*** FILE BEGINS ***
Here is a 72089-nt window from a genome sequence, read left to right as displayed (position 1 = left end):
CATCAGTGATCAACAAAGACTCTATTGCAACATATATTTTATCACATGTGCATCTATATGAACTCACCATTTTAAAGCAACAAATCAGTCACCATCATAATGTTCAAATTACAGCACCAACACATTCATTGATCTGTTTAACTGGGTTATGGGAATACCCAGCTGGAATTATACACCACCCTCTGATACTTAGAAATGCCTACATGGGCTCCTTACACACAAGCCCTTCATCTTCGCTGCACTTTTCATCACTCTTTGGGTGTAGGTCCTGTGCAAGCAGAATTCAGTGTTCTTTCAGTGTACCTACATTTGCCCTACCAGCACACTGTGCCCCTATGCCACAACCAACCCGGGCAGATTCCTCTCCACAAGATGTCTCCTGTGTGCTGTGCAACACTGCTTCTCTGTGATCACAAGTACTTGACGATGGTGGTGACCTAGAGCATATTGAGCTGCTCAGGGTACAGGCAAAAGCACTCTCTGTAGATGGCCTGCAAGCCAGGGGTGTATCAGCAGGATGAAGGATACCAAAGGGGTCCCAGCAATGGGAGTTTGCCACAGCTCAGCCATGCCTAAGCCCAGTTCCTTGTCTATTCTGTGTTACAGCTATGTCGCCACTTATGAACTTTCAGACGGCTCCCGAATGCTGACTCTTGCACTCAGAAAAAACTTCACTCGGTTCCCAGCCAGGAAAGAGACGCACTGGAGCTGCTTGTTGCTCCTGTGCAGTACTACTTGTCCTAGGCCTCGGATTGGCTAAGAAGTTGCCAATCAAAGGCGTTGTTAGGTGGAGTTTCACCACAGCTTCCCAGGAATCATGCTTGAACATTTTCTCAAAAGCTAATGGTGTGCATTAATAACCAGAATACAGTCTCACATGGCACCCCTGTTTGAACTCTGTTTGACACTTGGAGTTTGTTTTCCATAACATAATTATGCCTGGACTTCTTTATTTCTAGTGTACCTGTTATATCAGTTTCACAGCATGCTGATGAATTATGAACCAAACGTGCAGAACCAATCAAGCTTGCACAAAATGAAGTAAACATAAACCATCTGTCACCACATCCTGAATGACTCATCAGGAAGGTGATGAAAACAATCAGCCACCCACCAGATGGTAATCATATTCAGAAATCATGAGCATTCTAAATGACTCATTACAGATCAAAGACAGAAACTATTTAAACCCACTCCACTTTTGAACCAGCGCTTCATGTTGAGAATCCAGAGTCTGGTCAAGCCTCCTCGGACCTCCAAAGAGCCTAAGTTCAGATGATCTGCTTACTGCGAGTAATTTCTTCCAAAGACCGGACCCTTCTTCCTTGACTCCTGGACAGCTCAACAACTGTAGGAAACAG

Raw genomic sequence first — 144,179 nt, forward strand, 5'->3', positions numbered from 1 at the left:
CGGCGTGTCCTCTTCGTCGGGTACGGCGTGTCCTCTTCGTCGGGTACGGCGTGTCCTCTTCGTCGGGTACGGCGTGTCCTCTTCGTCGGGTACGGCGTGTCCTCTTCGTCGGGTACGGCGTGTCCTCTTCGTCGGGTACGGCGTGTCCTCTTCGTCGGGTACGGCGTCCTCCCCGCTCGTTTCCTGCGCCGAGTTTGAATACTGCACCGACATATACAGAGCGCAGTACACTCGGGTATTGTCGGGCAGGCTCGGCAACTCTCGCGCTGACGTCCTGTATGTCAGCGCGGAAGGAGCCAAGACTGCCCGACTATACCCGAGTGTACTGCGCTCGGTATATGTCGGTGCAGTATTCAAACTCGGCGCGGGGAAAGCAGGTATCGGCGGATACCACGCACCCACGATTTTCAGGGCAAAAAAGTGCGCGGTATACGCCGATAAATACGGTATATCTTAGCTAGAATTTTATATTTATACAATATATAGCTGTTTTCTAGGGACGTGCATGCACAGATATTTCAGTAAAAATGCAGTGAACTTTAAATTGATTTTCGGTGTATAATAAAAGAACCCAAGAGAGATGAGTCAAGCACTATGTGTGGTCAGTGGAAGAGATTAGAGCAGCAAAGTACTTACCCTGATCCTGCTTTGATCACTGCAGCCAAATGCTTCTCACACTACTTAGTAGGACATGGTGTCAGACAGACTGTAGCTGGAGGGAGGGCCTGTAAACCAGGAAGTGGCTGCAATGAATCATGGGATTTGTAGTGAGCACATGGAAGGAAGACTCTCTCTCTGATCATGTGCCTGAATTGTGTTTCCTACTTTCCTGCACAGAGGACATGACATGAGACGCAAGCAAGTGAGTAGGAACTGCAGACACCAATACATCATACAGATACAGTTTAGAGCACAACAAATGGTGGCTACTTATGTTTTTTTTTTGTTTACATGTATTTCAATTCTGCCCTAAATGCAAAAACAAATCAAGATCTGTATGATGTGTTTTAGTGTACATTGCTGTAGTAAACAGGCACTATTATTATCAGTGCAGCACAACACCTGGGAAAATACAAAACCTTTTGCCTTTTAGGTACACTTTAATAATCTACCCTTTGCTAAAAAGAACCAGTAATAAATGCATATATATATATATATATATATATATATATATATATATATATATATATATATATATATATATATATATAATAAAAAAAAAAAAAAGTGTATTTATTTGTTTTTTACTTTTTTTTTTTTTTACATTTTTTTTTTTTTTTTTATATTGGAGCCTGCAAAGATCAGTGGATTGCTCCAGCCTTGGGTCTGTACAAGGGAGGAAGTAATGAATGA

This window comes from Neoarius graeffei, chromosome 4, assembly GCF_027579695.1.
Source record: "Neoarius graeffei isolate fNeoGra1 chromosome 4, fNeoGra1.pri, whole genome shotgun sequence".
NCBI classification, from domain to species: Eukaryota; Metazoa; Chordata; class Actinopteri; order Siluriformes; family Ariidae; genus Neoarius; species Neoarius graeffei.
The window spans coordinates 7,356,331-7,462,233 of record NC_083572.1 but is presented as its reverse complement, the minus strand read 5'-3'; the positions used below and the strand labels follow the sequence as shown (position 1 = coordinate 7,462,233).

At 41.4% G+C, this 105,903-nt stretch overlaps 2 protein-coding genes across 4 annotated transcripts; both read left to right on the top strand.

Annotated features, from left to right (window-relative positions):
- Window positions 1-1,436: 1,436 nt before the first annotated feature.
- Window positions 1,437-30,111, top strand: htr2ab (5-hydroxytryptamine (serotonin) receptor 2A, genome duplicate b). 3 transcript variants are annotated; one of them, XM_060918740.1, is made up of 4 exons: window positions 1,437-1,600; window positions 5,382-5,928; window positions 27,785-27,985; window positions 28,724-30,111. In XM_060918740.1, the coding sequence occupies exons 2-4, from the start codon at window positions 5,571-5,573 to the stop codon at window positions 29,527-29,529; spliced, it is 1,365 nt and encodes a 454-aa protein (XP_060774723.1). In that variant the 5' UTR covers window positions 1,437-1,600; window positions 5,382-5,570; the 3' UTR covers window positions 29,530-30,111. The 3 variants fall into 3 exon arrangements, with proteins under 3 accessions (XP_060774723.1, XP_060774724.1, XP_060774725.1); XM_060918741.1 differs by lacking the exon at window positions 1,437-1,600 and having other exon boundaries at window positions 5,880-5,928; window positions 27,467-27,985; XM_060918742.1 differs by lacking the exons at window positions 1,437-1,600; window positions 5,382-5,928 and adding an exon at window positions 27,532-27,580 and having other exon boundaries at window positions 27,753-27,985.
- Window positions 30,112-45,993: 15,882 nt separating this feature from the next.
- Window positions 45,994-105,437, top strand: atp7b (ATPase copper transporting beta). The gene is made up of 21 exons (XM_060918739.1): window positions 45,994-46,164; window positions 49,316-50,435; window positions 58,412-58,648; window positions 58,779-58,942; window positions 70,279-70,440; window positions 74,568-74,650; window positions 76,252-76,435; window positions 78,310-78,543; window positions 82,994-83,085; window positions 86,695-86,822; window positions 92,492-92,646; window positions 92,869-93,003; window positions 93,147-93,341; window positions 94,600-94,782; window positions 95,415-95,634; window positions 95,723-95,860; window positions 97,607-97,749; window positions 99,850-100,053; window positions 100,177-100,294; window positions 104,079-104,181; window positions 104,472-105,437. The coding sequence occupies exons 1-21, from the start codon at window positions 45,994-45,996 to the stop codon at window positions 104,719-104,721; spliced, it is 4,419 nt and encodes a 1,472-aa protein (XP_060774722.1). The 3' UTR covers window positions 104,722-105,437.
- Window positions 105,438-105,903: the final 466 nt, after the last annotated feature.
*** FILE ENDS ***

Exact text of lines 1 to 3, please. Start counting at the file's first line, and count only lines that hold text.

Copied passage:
Here is a 72089-nt window from a genome sequence, read left to right as displayed (position 1 = left end):
CATCAGTGATCAACAAAGACTCTATTGCAACATATATTTTATCACATGTGCATCTATATGAACTCACCATTTTAAAGCAACAAATCAGTCACCATCATAATGTTCAAATTACAGCACCAACACATTCATTGATCTGTTTAACTGGGTTATGGGAATACCCAGCTGGAATTATACACCACCCTCTGATACTTAGAAATGCCTACATGGGCTCCTTACACACAAGCCCTTCATCTTCGCTGCACTTTTCATCACTCTTTGGGTGTAGGTCCTGTGCAAGCAGAATTCAGTGTTCTTTCAGTGTACCTACATTTGCCCTACCAGCACACTGTGCCCCTATGCCACAACCAACCCGGGCAGATTCCTCTCCACAAGATGTCTCCTGTGTGCTGTGCAACACTGCTTCTCTGTGATCACAAGTACTTGACGATGGTGGTGACCTAGAGCATATTGAGCTGCTCAGGGTACAGGCAAAAGCACTCTCTGTAGATGGCCTGCAAGCCAGGGGTGTATCAGCAGGATGAAGGATACCAAAGGGGTCCCAGCAATGGGAGTTTGCCACAGCTCAGCCATGCCTAAGCCCAGTTCCTTGTCTATTCTGTGTTACAGCTATGTCGCCACTTATGAACTTTCAGACGGCTCCCGAATGCTGACTCTTGCACTCAGAAAAAACTTCACTCGGTTCCCAGCCAGGAAAGAGACGCACTGGAGCTGCTTGTTGCTCCTGTGCAGTACTACTTGTCCTAGGCCTCGGATTGGCTAAGAAGTTGCCAATCAAAGGCGTTGTTAGGTGGAGTTTCACCACAGCTTCCCAGGAATCATGCTTGAACATTTTCTCAAAAGCTAATGGTGTGCATTAATAACCAGAATACAGTCTCACATGGCACCCCTGTTTGAACTCTGTTTGACACTTGGAGTTTGTTTTCCATAACATAATTATGCCTGGACTTCTTTATTTCTAGTGTACCTGTTATATCAGTTTCACAGCATGCTGATGAATTATGAACCAAACGTGCAGAACCAATCAAGCTTGCACAAAATGAAGTAAACATAAACCATCTGTCACCACATCCTGAATGACTCATCAGGAAGGTGATGAAAACAATCAGCCACCCACCAGATGGTAATCATATTCAGAAATCATGAGCATTCTAAATGACTCATTACAGATCAAAGACAGAAACTATTTAAACCCACTCCACTTTTGAACCAGCGCTTCATGTTGAGAATCCAGAGTCTGGTCAAGCCTCCTCGGACCTCCAAAGAGCCTAAGTTCAGATGATCTGCTTACTGCGAGTAATTTCTTCCAAAGACCGGACCCTTCTTCCTTGACTCCTGGACAGCTCAACAACTGTAGGAAACAG

Raw genomic sequence first — 144,179 nt, forward strand, 5'->3', positions numbered from 1 at the left: